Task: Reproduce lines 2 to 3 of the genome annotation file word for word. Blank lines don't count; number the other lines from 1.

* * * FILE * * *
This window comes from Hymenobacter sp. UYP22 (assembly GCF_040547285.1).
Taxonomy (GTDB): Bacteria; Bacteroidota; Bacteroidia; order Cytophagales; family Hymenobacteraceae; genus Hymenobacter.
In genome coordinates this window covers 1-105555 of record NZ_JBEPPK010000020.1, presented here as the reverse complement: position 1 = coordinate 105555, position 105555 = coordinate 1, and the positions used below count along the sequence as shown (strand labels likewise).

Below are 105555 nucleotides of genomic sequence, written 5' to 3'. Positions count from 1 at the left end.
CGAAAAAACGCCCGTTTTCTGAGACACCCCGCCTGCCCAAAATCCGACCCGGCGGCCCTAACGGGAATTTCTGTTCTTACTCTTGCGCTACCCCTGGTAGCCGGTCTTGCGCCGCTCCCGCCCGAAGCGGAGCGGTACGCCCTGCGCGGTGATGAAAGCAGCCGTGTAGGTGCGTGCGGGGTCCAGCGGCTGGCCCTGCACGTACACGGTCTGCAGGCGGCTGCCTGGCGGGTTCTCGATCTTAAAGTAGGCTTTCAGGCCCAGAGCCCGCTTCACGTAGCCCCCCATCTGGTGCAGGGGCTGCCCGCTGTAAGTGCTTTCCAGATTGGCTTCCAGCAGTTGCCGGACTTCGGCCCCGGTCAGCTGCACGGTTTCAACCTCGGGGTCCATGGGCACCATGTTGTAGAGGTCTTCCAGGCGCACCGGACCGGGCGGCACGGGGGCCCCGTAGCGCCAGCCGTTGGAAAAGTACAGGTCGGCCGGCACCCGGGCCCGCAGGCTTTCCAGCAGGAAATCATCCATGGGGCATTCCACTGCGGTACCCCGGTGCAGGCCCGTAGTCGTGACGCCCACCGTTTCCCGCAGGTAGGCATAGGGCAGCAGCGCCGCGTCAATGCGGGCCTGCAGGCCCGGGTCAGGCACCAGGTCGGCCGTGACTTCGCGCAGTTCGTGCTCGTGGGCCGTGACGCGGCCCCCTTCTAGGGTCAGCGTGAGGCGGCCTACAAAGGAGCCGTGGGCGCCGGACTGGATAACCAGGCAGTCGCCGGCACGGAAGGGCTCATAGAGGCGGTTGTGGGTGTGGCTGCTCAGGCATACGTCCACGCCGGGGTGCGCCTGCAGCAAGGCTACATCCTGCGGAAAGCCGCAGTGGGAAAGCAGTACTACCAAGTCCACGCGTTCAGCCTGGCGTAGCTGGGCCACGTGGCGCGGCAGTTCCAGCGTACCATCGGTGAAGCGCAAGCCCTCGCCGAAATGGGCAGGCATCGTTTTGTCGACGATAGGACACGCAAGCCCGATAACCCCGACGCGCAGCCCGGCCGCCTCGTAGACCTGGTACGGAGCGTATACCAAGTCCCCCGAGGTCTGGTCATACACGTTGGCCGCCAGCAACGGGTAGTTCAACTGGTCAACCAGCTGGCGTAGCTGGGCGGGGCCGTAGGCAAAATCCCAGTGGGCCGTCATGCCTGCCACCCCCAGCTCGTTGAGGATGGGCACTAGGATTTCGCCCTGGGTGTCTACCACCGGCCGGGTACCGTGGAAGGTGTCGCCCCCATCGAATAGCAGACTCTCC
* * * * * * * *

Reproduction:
Taxonomy (GTDB): Bacteria; Bacteroidota; Bacteroidia; order Cytophagales; family Hymenobacteraceae; genus Hymenobacter.
In genome coordinates this window covers 1-105555 of record NZ_JBEPPK010000020.1, presented here as the reverse complement: position 1 = coordinate 105555, position 105555 = coordinate 1, and the positions used below count along the sequence as shown (strand labels likewise).